This snapshot of the race as it stands today reflects some hardening of opinion with Perry slipping significantly and Romney gaining considerable ground.
Some pundits are making a big deal about Jon Huntsman's doubling of support to 10% but considering how low he was previously, his boost is inconsequential to the eventual outcome - unless he can double that support again.
Romney (41 percent) gained 5 points since June, followed by Ron Paul (14 percent), and Jon Huntsman (10 percent). Huntsman and Paul gained 6 percent each since the last poll.
The single-digit tier consisted of Perry (8 percent), Sarah Palin (6 percent), Michele Bachmann (5 percent), and Newt Gingrich (4 percent), while Rick Santorum and Buddy Roemer each received 1 percent. Eleven percent of likely New Hampshire GOP primary voters were undecided.
"Mitt Romney is saying 'get out of my back yard' and making New Hampshire his strong firewall despite showing some weakness in the other states' early primaries," said David Paleologos, director of Suffolk University's Political Research Center. "The anti-Romney candidate at this point could be either Ron Paul, who has polled consistently over the past year, or Jon Huntsman, whose numbers are really growing in the Granite State."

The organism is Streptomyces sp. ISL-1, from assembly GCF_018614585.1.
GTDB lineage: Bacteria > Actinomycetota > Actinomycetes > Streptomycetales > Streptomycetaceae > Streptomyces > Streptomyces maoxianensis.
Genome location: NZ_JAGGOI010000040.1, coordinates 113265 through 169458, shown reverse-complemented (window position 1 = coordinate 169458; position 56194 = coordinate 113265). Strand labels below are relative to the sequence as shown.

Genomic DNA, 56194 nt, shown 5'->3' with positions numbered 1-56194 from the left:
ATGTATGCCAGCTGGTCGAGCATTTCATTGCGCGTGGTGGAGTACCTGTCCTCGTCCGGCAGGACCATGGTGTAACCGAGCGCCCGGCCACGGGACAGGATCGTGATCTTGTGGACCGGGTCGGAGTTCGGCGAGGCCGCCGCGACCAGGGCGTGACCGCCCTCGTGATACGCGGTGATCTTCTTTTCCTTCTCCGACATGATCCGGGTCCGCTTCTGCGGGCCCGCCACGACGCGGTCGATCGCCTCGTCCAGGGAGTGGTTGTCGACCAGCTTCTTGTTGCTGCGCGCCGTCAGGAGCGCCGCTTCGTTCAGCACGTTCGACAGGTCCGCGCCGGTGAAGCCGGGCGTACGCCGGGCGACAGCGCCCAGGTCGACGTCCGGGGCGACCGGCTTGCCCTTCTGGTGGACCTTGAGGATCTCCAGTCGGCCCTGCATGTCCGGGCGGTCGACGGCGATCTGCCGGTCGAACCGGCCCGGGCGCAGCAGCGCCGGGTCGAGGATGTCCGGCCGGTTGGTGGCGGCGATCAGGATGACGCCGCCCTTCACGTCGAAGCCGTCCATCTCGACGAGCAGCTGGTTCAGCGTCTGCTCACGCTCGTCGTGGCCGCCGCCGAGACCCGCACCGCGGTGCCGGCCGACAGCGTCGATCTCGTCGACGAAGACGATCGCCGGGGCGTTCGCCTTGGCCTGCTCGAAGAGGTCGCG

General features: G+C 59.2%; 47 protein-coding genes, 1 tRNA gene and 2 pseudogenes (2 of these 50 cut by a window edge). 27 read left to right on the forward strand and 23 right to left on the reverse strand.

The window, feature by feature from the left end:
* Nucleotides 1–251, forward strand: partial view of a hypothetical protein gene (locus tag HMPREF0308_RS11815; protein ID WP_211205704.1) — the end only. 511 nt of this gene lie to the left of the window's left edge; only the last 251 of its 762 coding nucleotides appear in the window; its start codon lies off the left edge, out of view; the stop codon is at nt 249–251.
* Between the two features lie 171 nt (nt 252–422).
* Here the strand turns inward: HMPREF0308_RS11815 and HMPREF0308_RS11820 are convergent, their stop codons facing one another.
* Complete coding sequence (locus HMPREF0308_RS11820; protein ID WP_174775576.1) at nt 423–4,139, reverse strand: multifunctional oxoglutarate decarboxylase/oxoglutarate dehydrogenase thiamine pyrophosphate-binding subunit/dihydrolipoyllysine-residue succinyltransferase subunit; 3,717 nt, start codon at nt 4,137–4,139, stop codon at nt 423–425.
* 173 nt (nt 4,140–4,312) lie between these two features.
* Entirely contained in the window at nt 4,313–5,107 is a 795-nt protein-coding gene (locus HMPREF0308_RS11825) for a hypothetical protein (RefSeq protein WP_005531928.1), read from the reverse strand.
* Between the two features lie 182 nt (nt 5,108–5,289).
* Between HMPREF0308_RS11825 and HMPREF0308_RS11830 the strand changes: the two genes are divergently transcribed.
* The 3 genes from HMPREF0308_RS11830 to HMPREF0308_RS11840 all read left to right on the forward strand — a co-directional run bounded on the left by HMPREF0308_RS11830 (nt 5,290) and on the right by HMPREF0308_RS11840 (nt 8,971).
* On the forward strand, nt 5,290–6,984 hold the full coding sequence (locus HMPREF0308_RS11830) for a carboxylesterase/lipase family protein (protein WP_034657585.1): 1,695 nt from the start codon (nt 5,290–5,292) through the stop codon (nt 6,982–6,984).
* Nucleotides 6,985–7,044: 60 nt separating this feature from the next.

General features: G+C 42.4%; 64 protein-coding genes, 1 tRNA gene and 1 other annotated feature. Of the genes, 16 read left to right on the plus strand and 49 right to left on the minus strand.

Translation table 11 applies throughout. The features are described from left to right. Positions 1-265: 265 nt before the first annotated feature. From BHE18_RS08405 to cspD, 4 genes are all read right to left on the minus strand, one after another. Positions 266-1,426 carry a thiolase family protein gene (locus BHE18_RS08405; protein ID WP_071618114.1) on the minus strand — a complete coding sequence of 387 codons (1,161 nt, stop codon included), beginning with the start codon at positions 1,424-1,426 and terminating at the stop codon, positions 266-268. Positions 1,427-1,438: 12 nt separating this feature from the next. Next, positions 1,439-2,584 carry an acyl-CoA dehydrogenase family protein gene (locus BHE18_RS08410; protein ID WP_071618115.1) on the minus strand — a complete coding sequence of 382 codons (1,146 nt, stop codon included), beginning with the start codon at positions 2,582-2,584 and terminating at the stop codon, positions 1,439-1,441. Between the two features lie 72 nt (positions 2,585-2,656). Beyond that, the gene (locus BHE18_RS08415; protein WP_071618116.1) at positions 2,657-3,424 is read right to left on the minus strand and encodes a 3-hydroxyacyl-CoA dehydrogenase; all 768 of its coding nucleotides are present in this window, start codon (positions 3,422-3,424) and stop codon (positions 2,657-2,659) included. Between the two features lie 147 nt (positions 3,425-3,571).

Meanwhile, Perry tops Romney in a new Florida poll 28-22. These two polls reveal the conundrum for GOP voters; Romney runs well in the north but doesn't excite southern conservatives. Perry doesn't run as well in the north but would energize the conservative base in the south. Either one could beat Obama, although at the moment, independents prefer Romney.
It's a nice problem to have, at this point.